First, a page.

New research by Ghent UniversityResearch has shown that dogs who are walked in the wild contribute a significant amount of nutrients to the environment via their urine and feces. This can have a negative effect on the local biodiversity and ecosystem functioning.
The researchers looked at four nature reserves near Ghent in Belgium. According to the researchers, each year, urine and dog feces add an average of 11kg and 5kg respectively of nitrogen and phosphorous per hectare. The total nitrogen addition to most of Europe via agriculture and fossil fuel emissions is 5-25kg per hectare.
Although it may sound good to add nutrients to natural reserve to increase plant growth, this is usually only for a few nutrient-demanding species of plants. These plants could then outcompete many other plants, thereby reducing biodiversity.
Many nature reserves have a management strategy that aims to lower soil nutrient levels and increase animal and plant biodiversity. This can be achieved by mowing or hay removal. Pieter de Frenne, a Ghent University expert on Global Change Ecology, stated that our findings suggest that the current neglected inputs of dogs to nature reserves could delay restoration efforts.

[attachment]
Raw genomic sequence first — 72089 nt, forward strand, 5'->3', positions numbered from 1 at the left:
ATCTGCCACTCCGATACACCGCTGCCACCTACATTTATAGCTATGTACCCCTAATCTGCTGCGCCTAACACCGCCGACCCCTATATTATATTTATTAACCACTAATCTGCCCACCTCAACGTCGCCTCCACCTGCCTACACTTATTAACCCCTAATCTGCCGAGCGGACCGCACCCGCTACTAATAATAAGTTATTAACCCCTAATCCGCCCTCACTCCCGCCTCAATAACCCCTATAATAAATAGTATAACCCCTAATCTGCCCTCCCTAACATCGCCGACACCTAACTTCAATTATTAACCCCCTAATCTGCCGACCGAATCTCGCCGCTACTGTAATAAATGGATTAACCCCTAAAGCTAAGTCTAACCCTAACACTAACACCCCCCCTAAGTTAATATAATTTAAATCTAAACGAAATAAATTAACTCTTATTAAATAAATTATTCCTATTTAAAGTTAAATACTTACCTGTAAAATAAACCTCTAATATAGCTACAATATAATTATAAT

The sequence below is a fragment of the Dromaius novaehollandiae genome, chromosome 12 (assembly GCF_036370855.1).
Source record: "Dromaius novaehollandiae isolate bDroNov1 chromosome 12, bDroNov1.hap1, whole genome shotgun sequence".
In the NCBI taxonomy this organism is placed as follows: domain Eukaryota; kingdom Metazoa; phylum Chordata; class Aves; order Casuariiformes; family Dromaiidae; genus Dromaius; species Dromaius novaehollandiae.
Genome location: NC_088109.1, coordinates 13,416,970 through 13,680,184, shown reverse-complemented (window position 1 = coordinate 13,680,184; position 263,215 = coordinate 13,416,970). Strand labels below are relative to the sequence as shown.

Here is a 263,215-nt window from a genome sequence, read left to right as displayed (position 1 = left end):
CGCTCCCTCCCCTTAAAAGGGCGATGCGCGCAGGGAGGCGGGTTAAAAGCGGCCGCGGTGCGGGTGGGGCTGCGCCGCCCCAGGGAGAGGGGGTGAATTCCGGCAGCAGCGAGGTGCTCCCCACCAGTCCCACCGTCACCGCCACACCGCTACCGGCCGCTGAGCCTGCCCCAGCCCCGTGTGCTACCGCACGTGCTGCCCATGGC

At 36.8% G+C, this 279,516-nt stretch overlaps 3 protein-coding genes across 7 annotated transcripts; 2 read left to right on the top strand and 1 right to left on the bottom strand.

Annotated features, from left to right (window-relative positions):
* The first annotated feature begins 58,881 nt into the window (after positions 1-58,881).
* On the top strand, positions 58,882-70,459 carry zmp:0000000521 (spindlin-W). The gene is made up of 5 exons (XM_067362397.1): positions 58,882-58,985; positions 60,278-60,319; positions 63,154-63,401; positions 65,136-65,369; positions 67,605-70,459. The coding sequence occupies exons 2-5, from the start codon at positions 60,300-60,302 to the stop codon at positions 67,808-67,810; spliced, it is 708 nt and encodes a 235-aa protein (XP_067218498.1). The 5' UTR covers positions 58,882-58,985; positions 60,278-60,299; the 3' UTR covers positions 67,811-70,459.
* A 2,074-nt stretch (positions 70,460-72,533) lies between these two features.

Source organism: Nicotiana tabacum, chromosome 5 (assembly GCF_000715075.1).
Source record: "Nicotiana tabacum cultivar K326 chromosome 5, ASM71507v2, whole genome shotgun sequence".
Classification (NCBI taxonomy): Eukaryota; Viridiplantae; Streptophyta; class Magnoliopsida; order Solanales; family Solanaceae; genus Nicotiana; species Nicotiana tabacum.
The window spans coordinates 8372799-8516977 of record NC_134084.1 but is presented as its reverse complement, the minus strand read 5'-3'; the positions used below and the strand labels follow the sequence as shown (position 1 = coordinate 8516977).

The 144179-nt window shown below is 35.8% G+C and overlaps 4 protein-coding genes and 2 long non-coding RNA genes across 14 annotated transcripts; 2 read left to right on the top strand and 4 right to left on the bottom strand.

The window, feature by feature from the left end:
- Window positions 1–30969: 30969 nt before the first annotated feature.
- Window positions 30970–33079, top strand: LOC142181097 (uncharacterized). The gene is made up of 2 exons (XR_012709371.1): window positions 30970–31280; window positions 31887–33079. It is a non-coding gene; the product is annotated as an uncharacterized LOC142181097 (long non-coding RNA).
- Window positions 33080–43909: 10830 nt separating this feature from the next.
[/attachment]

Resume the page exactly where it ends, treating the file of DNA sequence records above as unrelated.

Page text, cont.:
We were shocked at how high the nutrient inputs of dogs can be. Atmospheric nitrogen inputs from agriculture, industry and traffic rightfully receive a lot of policy attention, but dogs are entirely neglected in this respect.”
Professor De Frenne and colleagues claim that keeping dogs on leashes would reduce fertilization rates in the majority of the reserves, but increase them in small areas around paths. This could lead to inputs of as much as 175 kg of nitrogen and 73kg phosphorous per hectare.
However, fertilization levels could be decreased by 56 percent if the owners pick their dogs’ feces. This is true for nitrogen as well as 97 percent in the case for phosphorous.
These results show that managers and policy makers must consider the current neglected nutrient inputs from dogs in their management plans. They should also convince dog owners to collect their feces regularly to reduce their negative impact on biodiversity.
The journal published the study. Ecological Solutions and Evidence.
By Andrei Ionescu, Earth.comStaff Writer